This journal article investigates the research and policy implications of test optional practices, considering both sides of the debate. Drawing on the expertise of higher education researchers, admissions officers, enrollment managers, and policy professionals, it provides a much-needed evaluation of the use and value of standardized admissions tests in an era of widespread grade inflation.
AIR’s Dr. Rachel Dinkes joined panelists from academia, policymaking, and the U.S. higher education system to discuss who should foot the bill as postsecondary education expands in the United States.
This journal article discusses findings from a study in which researchers developed a machine learning classifier to predict nontraditional student dropout.
This journal article uses data from the National Educational Longitudinal Study and hierarchical generalized linear modeling to examine both student- and school-level characteristics that explain variations in college enrollment among African American men and women (with Caucasians included as a contrast group). The results showed that student-level characteristics, including gender, socioeconomic status, and race, were all significant predictors of postsecondary enrollment.
This journal article presents findings from a study of whether disability status and course delivery format affect course completion at a Historically Black College. The results show that students with disabilities are just as likely as peers without disabilities to complete courses, but students with disabilities were less likely to complete online versus traditionally delivered courses.
This journal article provides a review of causes and policy solutions of two equity problems: (a) Too many college students from disadvantaged backgrounds in the United States do not complete their coursework with any college credential, whereas others earn degrees or certificates with little labor market value; and (b) many of these students also struggle to pay for college, and some incur debts that they have difficulty repaying. Solutions include those focused on both individual students and institutional reform.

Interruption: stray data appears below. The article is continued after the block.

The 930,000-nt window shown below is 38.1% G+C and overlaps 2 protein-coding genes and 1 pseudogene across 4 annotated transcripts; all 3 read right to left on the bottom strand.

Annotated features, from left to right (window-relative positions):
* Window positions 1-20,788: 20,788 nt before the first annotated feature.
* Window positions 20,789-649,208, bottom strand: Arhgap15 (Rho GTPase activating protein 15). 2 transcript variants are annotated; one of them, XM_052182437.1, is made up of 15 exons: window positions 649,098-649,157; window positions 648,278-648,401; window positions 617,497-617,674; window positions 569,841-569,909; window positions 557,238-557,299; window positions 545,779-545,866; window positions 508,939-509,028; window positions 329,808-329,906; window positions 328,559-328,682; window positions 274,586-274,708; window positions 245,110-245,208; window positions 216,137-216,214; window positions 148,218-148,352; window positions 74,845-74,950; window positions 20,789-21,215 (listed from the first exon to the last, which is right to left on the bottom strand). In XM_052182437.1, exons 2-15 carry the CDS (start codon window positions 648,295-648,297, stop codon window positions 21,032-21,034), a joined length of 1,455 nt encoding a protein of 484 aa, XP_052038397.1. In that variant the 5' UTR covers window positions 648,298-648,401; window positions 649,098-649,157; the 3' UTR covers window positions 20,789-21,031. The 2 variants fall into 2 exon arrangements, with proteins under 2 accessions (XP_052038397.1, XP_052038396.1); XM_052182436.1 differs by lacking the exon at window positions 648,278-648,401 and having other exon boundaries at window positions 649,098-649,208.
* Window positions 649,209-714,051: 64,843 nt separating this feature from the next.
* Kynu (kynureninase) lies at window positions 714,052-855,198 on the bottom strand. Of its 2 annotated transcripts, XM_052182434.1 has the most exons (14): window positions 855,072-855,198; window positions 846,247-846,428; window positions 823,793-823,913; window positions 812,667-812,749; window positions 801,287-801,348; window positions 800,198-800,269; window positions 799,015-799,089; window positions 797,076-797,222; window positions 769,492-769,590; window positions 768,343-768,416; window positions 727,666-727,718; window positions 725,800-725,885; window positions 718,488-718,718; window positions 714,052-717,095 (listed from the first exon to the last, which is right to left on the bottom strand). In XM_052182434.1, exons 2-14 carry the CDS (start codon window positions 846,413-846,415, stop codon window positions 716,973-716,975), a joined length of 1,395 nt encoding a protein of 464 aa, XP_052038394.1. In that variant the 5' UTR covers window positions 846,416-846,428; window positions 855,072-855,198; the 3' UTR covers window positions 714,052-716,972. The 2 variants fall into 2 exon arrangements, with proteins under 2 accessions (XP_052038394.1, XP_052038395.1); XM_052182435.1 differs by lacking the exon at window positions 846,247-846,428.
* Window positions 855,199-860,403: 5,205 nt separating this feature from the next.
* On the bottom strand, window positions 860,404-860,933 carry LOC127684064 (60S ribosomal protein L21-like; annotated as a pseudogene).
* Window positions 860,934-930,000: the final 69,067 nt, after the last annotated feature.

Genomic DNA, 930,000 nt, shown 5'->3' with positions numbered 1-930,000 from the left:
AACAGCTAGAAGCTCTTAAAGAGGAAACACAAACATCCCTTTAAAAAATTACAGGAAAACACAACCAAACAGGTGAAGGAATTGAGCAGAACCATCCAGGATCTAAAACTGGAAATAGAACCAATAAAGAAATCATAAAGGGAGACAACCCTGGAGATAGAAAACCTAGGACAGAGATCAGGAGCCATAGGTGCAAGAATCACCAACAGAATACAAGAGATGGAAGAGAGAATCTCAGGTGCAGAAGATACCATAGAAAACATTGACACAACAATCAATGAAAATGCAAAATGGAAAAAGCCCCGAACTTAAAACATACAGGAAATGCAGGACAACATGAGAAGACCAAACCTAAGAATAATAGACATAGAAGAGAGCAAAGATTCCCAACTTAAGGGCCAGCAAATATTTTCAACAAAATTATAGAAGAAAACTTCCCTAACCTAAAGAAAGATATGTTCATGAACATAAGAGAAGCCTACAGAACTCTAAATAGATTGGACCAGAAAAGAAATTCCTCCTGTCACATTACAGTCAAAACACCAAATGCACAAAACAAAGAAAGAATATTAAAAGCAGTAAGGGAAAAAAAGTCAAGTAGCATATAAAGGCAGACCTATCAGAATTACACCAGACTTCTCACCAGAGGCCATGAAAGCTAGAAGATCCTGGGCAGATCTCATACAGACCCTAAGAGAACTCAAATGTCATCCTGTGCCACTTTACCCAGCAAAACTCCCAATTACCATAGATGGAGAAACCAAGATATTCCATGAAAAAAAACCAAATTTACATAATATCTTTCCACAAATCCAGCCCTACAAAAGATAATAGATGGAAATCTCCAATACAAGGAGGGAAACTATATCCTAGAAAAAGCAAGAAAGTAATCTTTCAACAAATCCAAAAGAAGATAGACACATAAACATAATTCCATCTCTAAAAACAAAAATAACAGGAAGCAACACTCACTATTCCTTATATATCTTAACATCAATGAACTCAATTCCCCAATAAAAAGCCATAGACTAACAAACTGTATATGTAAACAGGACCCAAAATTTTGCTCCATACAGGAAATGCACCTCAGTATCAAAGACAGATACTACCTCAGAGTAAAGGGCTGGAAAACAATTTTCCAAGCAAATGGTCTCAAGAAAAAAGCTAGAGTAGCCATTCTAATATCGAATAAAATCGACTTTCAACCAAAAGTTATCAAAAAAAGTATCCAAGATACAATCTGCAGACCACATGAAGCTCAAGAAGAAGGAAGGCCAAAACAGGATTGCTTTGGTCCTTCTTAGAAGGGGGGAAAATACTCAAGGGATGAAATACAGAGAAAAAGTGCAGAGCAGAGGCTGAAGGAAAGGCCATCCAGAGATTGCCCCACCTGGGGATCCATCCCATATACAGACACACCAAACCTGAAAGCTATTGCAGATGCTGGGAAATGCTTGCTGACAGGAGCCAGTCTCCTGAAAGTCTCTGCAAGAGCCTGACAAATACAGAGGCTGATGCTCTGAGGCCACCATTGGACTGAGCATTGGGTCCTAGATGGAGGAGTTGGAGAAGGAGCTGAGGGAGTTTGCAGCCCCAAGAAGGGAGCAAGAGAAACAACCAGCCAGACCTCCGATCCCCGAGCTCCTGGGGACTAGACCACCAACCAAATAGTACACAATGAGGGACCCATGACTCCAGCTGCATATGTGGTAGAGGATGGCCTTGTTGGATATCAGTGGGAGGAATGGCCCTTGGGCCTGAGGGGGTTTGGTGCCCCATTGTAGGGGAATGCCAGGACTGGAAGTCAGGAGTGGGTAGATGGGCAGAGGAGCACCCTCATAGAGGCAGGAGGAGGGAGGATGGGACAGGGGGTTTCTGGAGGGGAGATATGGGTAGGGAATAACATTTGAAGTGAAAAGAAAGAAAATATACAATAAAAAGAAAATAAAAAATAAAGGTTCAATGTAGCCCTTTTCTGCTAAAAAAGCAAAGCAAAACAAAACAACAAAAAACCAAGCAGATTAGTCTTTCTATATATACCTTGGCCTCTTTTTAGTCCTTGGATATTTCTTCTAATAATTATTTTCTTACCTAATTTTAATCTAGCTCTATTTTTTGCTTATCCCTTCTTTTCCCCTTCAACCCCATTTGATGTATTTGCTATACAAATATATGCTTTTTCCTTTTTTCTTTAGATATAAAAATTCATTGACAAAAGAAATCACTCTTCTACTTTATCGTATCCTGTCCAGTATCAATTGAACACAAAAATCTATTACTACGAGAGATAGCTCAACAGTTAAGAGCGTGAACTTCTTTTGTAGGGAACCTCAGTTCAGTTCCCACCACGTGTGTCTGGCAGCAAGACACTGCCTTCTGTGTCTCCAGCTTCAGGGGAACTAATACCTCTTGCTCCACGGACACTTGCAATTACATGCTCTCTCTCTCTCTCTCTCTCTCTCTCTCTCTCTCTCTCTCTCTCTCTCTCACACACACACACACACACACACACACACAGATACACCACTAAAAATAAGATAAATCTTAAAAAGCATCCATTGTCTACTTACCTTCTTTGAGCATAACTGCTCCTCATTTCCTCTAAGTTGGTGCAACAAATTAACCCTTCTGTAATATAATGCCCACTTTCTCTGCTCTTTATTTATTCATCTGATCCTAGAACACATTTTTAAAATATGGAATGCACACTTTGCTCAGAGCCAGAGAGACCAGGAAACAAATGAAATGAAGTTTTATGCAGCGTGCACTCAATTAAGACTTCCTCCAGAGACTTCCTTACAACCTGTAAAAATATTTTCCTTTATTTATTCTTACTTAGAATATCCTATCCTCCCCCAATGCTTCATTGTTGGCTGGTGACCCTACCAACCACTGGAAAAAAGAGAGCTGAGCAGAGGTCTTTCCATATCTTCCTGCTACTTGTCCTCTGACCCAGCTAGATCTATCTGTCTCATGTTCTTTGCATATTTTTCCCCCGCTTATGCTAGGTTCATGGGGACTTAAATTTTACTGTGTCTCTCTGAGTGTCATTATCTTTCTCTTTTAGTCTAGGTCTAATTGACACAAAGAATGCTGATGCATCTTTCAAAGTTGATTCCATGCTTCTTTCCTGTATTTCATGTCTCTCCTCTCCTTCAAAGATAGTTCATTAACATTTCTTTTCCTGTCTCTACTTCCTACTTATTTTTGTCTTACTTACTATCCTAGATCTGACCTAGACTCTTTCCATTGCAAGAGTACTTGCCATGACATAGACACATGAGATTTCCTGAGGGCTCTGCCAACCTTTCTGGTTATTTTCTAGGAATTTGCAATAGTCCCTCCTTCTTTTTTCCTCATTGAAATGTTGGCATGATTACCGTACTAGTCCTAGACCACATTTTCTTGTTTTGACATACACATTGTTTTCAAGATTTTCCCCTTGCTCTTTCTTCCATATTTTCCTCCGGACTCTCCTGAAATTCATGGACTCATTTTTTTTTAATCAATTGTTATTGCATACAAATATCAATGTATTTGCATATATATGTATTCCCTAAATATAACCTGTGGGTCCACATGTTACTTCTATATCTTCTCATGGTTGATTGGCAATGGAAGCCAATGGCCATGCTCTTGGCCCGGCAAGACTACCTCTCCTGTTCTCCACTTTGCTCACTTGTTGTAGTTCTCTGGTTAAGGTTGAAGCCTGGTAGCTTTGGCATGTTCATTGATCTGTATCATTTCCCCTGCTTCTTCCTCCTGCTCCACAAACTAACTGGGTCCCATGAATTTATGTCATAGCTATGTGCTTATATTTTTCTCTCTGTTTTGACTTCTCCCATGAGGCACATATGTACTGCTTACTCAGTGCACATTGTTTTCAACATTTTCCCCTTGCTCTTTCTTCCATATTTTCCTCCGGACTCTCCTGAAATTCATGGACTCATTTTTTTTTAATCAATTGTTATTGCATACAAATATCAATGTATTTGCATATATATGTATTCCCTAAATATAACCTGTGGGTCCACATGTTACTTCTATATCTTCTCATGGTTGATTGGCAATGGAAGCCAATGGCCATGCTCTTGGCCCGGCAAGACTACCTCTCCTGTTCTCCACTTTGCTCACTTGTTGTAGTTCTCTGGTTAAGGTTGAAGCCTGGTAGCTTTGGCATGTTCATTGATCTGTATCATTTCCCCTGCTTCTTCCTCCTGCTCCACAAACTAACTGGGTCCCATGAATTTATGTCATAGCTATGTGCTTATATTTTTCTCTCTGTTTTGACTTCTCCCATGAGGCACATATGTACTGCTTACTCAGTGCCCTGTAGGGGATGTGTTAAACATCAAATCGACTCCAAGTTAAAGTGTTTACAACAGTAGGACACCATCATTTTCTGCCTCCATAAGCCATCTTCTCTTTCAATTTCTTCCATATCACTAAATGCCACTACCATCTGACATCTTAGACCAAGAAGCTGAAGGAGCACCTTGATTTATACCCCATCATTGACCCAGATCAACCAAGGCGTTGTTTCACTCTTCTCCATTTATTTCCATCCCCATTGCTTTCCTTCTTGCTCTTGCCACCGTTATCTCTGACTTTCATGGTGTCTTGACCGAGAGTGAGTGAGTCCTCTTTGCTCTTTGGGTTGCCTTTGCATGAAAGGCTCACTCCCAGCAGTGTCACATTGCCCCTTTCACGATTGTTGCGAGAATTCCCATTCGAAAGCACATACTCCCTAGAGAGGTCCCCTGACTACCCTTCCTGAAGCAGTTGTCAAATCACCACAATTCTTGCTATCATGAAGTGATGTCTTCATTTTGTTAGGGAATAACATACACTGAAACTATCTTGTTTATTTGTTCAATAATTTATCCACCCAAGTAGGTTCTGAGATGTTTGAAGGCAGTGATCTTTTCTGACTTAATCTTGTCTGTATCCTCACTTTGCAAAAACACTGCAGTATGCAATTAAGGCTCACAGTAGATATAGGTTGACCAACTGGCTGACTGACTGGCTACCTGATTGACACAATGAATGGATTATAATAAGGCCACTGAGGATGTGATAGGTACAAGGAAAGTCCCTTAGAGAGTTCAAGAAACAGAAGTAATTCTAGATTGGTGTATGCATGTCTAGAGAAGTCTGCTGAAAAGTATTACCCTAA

This journal article uses student-level data to investigate how the college application behavior of underrepresented minorities (URMs) changed in response to the 1998 end of affirmative action in admissions at the University of California (UC). The results show that all URMs experienced a drop in their probability of admission to at least one UC campus.
This research seeks to understand the financial characteristics of HBCUs that enroll a large proportion of students who come from low-income families and how these characteristics influence student success in STEM. The study used secondary data from the Integrated Postsecondary Education Data System (IPEDS) to examine the financial metrics of HBCUs that are associated with the percent of students awarded Pell grants. The sample size consists of 84 four-year HBCUs that submitted financial information to IPEDS. Included in this sample are HBCUs that serve undergraduate students with active grants funded through the National Science Foundation Scholarships in Science, Technology, Engineering, and Mathematics (S-STEM) program.
In a recent virtual event, College Promise hosted a panel featuring top academic voices to discuss this disconnect. The panel heard from CARPE Director, Alexandria Walton Radford, and other experts on top priorities for research in the field, including economic benefits from a national, federal, and state partnership, the future of the workforce, and how this affects postsecondary education and underemployment amongst college graduates.
This call to action discusses the disproportionate impact from COVID-19 on Black, Latinx and Indigenous students, who have been hardest hit by practices and policies that result in credit loss when they transfer.